WASHINGTON (Reuters) - With Stephen Bannon, the worry always was that he could be even more disruptive to President Donald Trump’s White House from outside than he was within.
In the hours following his firing on Friday, those fears seemed warranted, as the conservative voices who viewed Bannon as one of their own howled in rage over Trump’s decision to fire his chief strategist.
The reaction was most notable from Breitbart News, the hard-right news site that Bannon ran before he joined Trump’s presidential campaign last year.
“WAR,” tweeted one of the site’s editors, Joel Pollak, who published a piece questioning whether Trump would now move in a more moderate direction with Bannon out of the White House.
“Steve Bannon personified the Trump agenda,” Pollak wrote.
Bannon rejoined Breitbart as executive chairman only hours after his firing was announced. He is now expected to use it as a platform to blast those within the White House - and perhaps Trump himself - when they don’t hew to the fiercely nationalist policies Bannon advocated as an inside adviser.
As Trump’s chief strategist, Bannon fought numerous battles with senior Trump aides and top Republicans in Congress over the administration’s policy agenda.
Breitbart frequently backed him up, ripping establishment Republicans such as Senate Majority Leader Mitch McConnell and Speaker of the House of Representatives Paul Ryan, blaming them for obstructing Trump’s agenda.
More recently, the site trained its fire on Trump’s national security adviser, H.R. McMaster, after he removed officials who espoused Bannon’s foreign-policy world view.
In recent days, Bannon had told friends he is worth tens of millions of dollars, is a worldwide leader in the populist-nationalist movement that propelled Trump to power, and could go back to Breitbart, which he refers to as a “killing machine”, or perhaps other endeavours financed by the family of hedge-fund tycoon Robert Mercer, his longtime ally.
“Steve has a powerful voice, and he’s going to keep that voice up,” said Sam Nunberg, a former Trump campaign adviser and Bannon friend. “He’s going to continue to promote policies that got Donald Trump in the White House.”
Bannon had clashed with the likes of Gary Cohn, the director of the National Economic Council, and Jared Kushner, a Trump adviser and the president’s son-in-law, both of whom favoured more business-friendly, mainstream economic policies on trade, taxes, and other matters.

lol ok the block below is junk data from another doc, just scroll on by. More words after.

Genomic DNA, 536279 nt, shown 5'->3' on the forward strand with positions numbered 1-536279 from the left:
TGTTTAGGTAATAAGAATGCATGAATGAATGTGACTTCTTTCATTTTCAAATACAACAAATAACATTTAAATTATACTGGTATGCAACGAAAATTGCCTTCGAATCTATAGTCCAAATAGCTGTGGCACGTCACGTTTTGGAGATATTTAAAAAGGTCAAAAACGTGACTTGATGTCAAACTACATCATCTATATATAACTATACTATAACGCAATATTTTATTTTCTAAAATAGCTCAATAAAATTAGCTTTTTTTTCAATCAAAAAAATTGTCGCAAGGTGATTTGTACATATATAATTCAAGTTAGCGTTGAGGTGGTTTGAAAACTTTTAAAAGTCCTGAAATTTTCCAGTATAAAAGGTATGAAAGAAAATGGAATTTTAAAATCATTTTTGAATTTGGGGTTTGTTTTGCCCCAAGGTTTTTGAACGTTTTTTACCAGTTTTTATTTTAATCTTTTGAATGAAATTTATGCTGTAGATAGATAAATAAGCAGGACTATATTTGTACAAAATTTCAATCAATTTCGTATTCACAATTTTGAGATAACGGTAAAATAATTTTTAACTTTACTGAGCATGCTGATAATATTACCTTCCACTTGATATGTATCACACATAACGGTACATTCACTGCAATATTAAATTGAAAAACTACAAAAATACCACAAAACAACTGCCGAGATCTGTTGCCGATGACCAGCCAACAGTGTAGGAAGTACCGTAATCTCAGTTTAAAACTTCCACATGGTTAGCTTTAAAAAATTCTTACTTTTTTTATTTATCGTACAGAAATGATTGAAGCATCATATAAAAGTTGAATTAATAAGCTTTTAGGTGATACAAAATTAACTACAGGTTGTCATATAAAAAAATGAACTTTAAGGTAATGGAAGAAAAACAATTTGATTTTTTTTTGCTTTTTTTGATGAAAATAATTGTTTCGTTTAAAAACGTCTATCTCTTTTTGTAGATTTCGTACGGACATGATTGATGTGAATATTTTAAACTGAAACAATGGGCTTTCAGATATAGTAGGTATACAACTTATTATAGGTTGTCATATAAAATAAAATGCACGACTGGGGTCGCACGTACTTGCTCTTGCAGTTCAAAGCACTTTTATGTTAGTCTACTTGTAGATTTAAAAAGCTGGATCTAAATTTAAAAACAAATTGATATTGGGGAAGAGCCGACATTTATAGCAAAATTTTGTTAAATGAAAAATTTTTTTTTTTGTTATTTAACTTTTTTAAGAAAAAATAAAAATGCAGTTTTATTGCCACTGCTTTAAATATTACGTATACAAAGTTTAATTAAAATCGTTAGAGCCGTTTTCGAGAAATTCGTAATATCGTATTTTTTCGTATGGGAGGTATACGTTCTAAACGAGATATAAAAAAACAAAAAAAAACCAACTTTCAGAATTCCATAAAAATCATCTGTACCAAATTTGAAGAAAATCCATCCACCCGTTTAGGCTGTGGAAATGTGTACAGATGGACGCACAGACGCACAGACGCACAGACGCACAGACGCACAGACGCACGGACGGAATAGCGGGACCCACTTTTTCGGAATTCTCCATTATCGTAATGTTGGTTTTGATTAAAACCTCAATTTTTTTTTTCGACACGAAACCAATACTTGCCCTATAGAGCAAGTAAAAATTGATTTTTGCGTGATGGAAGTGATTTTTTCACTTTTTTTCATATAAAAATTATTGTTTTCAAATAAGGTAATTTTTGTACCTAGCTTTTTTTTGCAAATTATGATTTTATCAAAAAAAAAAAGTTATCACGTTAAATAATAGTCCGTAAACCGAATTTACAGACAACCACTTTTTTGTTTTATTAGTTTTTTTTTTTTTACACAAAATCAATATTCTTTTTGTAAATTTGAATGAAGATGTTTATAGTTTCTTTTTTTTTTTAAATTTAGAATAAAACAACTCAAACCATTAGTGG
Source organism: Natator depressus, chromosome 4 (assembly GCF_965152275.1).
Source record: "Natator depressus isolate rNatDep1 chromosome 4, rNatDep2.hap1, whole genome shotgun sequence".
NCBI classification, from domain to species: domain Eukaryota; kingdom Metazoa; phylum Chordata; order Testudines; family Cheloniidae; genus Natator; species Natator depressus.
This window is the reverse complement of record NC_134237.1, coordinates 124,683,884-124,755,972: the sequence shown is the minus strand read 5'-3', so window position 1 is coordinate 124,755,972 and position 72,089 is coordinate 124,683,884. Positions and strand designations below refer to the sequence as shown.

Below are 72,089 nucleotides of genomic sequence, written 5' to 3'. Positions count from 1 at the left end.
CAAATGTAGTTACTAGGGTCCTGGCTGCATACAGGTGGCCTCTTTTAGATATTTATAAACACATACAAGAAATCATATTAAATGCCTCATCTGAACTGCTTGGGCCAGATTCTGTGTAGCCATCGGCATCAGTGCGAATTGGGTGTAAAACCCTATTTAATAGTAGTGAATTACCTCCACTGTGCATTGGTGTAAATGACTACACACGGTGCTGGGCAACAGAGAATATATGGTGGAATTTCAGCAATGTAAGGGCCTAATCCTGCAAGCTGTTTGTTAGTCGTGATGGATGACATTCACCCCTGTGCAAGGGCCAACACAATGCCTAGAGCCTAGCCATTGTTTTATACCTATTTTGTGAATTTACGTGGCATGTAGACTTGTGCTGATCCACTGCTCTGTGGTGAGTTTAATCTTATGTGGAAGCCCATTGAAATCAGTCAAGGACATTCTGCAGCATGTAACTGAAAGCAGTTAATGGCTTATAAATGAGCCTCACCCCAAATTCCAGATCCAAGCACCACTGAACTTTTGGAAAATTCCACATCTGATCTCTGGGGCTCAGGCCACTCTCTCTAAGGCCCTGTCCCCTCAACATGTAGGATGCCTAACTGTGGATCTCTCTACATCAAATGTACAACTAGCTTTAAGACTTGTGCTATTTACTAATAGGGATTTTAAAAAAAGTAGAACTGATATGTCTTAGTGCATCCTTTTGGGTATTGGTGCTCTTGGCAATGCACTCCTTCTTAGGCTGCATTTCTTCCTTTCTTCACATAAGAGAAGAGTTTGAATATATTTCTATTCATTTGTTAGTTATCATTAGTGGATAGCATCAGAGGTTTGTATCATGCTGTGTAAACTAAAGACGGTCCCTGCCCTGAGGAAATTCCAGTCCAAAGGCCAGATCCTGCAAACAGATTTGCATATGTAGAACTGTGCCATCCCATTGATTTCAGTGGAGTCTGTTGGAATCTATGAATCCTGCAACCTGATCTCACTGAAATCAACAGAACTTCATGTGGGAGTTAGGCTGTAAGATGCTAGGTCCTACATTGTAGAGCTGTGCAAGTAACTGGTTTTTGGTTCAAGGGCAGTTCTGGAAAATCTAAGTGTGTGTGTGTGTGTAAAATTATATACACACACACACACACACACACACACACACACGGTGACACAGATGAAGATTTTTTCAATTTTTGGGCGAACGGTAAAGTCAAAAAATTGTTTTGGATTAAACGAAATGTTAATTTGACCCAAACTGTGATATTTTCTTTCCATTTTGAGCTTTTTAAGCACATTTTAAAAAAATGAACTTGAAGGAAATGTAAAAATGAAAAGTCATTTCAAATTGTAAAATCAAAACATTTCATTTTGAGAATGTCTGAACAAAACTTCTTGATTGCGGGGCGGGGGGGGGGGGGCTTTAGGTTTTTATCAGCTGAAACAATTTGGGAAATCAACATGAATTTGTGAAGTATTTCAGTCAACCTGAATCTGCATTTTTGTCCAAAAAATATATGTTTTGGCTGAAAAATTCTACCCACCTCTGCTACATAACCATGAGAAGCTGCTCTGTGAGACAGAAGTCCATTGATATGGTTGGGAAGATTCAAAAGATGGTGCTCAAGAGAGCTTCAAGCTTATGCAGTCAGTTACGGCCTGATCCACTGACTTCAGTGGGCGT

While Bannon’s ouster may mean a short-term win for the relative moderates in the West Wing, those he dubbed the “globalists,” it does not mean that policy battles on national security, immigration and the economy will dissipate.
Trump has a shown a proclivity for seeking counsel from former advisers such as Corey Lewandowski and Newt Gingrich and from conservative pundits such as Sean Hannity. The outspoken and provocative Bannon could join their number.
And there remain other White House officials sympathetic to Bannon’s world view, such as domestic policy adviser Stephen Miller.
Even so, Bannon’s absence will be felt.
“Trump is always going to be Trump on immigration, trade, and foreign policy. But Steve was the highest-ranking adviser who shared Trump’s world view. With him gone, there’s not a replacement for that voice in internal debates,” one administration official said.
“I think people have always overestimated how influential anyone can be on Trump. But without Steve constantly pushing back on every policy idea coming from the so-called ‘globalists,’ it’s easy to see how they could have a chance to start winning more policy battles.”
Mike Cernovich, an alt-right activist and personality, suggested to his more than 300,000 followers on Twitter that Bannon was sacked to ensure that the White House raises troop levels in Afghanistan, which Bannon opposed.
“This is a full-on coup now, guys,” Cernovich said in a posted video.
Beyond Breitbart and the alt-right, some more traditional conservative groups were also concerned about the implications of Bannon’s departure.
Twenty Republican grassroots leaders, including longtime activists Richard Vigurie, Jenny Beth Martin, and Ginni Thomas, wrote to Trump earlier in the week urging him to keep Bannon on.
“We will miss Steve Bannon in the White House because he helped President Trump keep many of the promises he made on the campaign trail,” Martin, co-founder of Tea Party Patriots, said in a statement after Bannon’s ouster.
But she also reiterated her support for the president, saying “he is his own man.”
If Bannon has anything to do with it, he will push to make sure that Trump stays that way.
But some supporters still worried that the radical agenda Bannon fought for could be at risk.
”It’s a sad day for the movement,“ Nunberg said. ”I think it will end up being a mistake.”
Reporting by James Oliphant and Steve Holland; Writing by James Oliphant; Editing by Kieran Murray and James Dalgleish